Removing the unconscious biases that so often play a role in the hiring process leads to more diversified workplaces.
It is well-documented that workplace diversity leads to greater productivity and creativity. When it’s time to recruit new team members, job simulations can help to create inclusive workforces that boost the overall success of the business. Job simulations also save the business a lot of money that would otherwise be wasted on a bad hire.
Hiring the wrong candidate can cost your business between $17,000 to $240,000 — an amount most business owners wouldn’t dream of wasting. Although job simulations may take a little more time to carry out than the traditional basic interview process, it’s clearly worth it for the long-term savings.
What are job simulations?
A job simulation sometimes referred to as a recruiting test, is an opportunity to sample the practical abilities of job candidates. There are different types of job simulations based on the needs of the company hiring. These tests are designed to give both parties a clearer idea of how well the candidate can perform the available role.
Job simulations are especially popular today, in a time where resumes and cover letters are easy to manipulate with keywords in order to progress through a hiring process. Using a practical test to examine the capabilities of candidates makes it immediately apparent whose resume is legitimate and who is less suited for the work.
Many industries can benefit from job simulations thanks to the varied styles of simulations that exist.
What are the different types of job simulations?
There are a lot of similarities between the different types of job simulations, though they have distinct benefits for different workplaces and styles.
1. Skill assessments
This is one of the most common types of job simulation. It is highly customizable to different roles and workplaces. Often, this incorporates a range of questions/tasks to get a comprehensive idea of the candidate’s abilities. Job simulations like this work for marketing roles, coding work, and administrative roles to name a few.
2. Situational judgment tests
These simulations, often called SJTs, decipher how effective candidates are at making time-sensitive decisions. Placed into theoretical scenarios they might face in the workplace, candidates can demonstrate their interpersonal skills as well as their problem-solving abilities in real-time. A job simulation like this one is great for roles with a customer-facing focus.
3. Live simulations
Live simulations are comparable to SJTs because they incorporate theoretical scenarios the candidate might encounter on the job. These tests are usually done in person – although it’s becoming more popular for them to be conducted over virtual meetings. Sometimes, live simulations use groups of candidates together to highlight who stands out for their leadership qualities, and independent working traits.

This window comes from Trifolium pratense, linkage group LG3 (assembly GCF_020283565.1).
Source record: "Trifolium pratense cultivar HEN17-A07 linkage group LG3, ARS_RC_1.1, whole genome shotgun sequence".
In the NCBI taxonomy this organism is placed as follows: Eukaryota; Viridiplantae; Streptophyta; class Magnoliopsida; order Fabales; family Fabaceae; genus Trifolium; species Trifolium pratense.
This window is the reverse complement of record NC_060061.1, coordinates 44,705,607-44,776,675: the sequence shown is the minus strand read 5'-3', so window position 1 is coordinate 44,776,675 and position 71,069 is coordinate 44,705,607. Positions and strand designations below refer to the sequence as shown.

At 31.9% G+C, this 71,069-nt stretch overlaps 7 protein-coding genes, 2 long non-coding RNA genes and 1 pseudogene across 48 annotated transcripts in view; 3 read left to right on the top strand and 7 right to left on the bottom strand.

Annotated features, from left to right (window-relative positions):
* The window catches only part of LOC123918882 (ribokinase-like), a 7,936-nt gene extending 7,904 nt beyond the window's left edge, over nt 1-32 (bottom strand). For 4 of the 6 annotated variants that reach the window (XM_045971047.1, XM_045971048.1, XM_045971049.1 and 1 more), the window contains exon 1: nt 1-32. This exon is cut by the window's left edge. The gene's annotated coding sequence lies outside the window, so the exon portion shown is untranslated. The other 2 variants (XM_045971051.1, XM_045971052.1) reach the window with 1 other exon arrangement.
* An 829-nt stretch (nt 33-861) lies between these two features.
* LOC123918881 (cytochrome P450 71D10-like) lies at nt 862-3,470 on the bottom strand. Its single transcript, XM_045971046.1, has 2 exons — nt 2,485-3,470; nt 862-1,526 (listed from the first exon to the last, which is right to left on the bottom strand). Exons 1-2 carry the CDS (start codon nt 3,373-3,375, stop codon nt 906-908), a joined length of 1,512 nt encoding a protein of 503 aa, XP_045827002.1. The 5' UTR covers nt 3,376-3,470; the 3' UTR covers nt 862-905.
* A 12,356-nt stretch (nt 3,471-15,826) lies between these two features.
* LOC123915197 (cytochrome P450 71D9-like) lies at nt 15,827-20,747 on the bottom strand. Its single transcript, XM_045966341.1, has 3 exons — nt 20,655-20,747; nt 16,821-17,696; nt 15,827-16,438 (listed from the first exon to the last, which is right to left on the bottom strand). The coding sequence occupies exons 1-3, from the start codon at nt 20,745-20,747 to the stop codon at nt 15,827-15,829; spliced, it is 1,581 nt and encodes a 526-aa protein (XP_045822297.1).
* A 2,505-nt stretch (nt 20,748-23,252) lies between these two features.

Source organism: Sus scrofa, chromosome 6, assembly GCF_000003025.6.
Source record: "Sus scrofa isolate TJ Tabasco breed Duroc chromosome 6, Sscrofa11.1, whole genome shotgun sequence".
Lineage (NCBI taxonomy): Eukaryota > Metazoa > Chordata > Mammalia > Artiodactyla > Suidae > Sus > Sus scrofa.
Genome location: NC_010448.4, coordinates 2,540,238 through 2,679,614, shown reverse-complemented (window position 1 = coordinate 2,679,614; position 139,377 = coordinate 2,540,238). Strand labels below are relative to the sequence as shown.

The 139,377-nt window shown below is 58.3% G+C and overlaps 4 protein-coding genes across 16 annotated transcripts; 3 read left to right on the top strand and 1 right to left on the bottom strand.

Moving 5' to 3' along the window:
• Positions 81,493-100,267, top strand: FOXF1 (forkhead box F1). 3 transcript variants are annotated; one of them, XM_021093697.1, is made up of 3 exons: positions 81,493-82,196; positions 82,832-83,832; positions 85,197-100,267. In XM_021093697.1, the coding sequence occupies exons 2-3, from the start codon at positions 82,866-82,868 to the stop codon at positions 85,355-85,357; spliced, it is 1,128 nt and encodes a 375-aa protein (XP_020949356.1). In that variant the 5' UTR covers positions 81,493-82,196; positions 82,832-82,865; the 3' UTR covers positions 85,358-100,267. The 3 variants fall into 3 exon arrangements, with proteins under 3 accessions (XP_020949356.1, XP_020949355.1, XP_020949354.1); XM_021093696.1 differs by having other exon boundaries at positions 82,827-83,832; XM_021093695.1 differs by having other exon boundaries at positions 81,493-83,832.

4. In-basket tests
The name for this test comes from the days of having a physical office desk with an ‘in-basket’ and an ‘out-basket’ for keeping work organized. These tests allow recruiters to establish how efficiently a candidate can complete relevant tasks within a specific time frame. Tests like this one are ideal for managerial and administrative roles.
5. Take-home assignments
For job simulations that have fewer time restraints, take-home assignments are ideal. The benefit of this style is that candidates have the time to show their best work on their own time. This is a good test to assess how effectively a candidate can self-manage their time and their work. Without the presence of a higher authority, this method is good for workplaces that want independent workers.
Diverse and inclusive workforces
One of the main ways that job simulations create diverse and inclusive workforces is in their ability to even the playing field. Most recruiters have some degree of unconscious bias that makes them warm more readily to candidates with similar backgrounds and characteristics to themselves.
Using job simulations removes the power of unconscious bias, with each individual’s work speaking for itself. Simulations also make it easier to identify any candidates who have exaggerated their own experience, while those who are confident in their abilities get the chance to show off how they would be a benefit to the company.
Removing the unconscious biases that so often play a role in the hiring process leads to more diversified workplaces. Factors like gender identity, religion, sexuality, and other personal details put aside in favor of characteristics and abilities relative to the role identify the best candidate for the job.
Job simulations are an invaluable tool for both parties. The business saves time and money by ensuring they hire the right person for the role and a good fit in the company. Simultaneously, the candidates sample the role itself; those who don’t like the work can easily step down without furthering the recruitment process.